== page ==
Container databases vs Managed database services

Overview

You can create both container databases in your Docker environment, or managed database services, in MedStack. Each of which have their pros and cons. Please take a moment to review this article to help make an informed decision when deciding which method you'll choose to implement.

Container databases Managed database service
Types supported
Any containerized database
(e.g. postgres, mysql, mariadb, mongo, redis)

See database services on Docker Hub.
PostgreSQL
MySQL
Connectivity Docker service accessible using the host name (service name).
Cloud resource accessible using connection strings.
Compliance Yes – all Docker services ran on MedStack are configured for
operational privacy compliance.
Yes – all cloud resources provisioned via MedStack are configured
for operational privacy compliance.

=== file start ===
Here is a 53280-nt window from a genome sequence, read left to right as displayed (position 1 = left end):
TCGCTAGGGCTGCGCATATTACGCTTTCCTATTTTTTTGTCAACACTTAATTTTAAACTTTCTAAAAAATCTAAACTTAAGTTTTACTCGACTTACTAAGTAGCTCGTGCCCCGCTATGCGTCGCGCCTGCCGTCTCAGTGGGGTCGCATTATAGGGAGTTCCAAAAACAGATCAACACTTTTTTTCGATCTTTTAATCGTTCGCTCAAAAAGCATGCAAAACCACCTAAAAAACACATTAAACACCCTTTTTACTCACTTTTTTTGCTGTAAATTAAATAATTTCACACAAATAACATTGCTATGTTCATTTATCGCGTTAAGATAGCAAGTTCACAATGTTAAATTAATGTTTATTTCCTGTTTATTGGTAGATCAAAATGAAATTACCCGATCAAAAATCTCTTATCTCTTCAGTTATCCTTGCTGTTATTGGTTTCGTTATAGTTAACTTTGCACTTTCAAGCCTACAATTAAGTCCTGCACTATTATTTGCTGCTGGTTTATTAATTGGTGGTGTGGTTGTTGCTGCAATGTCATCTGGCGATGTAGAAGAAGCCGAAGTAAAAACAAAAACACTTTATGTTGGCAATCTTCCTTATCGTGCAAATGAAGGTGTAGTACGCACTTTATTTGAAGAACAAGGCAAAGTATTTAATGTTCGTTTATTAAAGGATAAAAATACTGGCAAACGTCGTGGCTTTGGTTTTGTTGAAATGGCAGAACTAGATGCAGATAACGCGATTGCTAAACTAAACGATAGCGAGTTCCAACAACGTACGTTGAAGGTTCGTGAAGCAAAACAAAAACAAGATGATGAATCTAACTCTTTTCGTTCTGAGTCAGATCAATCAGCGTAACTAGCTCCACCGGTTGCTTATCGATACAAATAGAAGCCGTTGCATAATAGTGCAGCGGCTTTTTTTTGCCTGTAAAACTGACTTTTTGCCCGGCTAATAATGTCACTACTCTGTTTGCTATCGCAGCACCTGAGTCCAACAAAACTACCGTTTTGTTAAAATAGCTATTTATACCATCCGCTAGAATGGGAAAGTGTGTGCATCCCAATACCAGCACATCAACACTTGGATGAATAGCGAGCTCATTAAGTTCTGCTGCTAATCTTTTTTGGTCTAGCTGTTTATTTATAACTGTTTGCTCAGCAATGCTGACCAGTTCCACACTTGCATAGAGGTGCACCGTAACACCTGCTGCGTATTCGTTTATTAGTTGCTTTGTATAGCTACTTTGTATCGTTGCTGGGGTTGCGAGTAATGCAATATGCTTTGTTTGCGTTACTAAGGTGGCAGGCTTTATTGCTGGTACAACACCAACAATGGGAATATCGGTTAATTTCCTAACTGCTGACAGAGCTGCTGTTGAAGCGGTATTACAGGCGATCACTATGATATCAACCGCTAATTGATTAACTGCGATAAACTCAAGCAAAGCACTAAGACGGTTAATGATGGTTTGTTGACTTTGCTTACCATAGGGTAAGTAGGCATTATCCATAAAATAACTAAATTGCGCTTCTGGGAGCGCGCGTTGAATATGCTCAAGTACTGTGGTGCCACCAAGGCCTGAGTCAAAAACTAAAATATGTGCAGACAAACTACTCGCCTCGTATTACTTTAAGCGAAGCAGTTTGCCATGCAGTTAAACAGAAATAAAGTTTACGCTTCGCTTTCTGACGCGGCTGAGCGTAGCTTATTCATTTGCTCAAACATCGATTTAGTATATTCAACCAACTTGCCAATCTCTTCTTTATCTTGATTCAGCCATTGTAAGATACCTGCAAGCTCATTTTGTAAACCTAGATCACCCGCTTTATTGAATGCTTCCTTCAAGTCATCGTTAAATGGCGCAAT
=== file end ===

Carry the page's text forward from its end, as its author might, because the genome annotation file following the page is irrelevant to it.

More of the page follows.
Auto-scaling CPU/Memory: No – limited to the node on which the service is pinned.
Capacity: No – limited to disk size on node.

Contact support@medstack.co if more compute resources or capacity is required.
CPU/Memory: No – limited to the server size when creating the service.
Capacity: Yes – default configuration.

Contact support@medstack.co if more compute resources or capacity is required.
Backups Hourly, Daily, Weekly, Monthly

Retains monthly snapshots indefinitely.
Daily

Retains daily full backups for 35 days.
Transaction logs available in 5 minute intervals to bridge latest full backup and real-time.
Restoration Not database specific by default, see the backup/restore process
in MedStack Control.

Please contact support@medstack.co for database specific restorations.
Database specific, contact support@medstack.co.
Price Free, may depend on licensing. Hourly, set by cloud provider.

See Azure's managed database pricing for PostgreSQL and MySQL.
Recommendations Make use of:
  • Labels on nodes
  • Volume mapping for the Swarm
  • Volume mapping for the service
  • Configuring only one (1) replica of the service
  • Placement constraints for the service pinning it to a node

See more on our example of setting up a MongoDB service.

Make use of:
  • Secrets or Configs to handle the connection string
  • Replicas for General Purpose type services (allows for hot-swapping databases)
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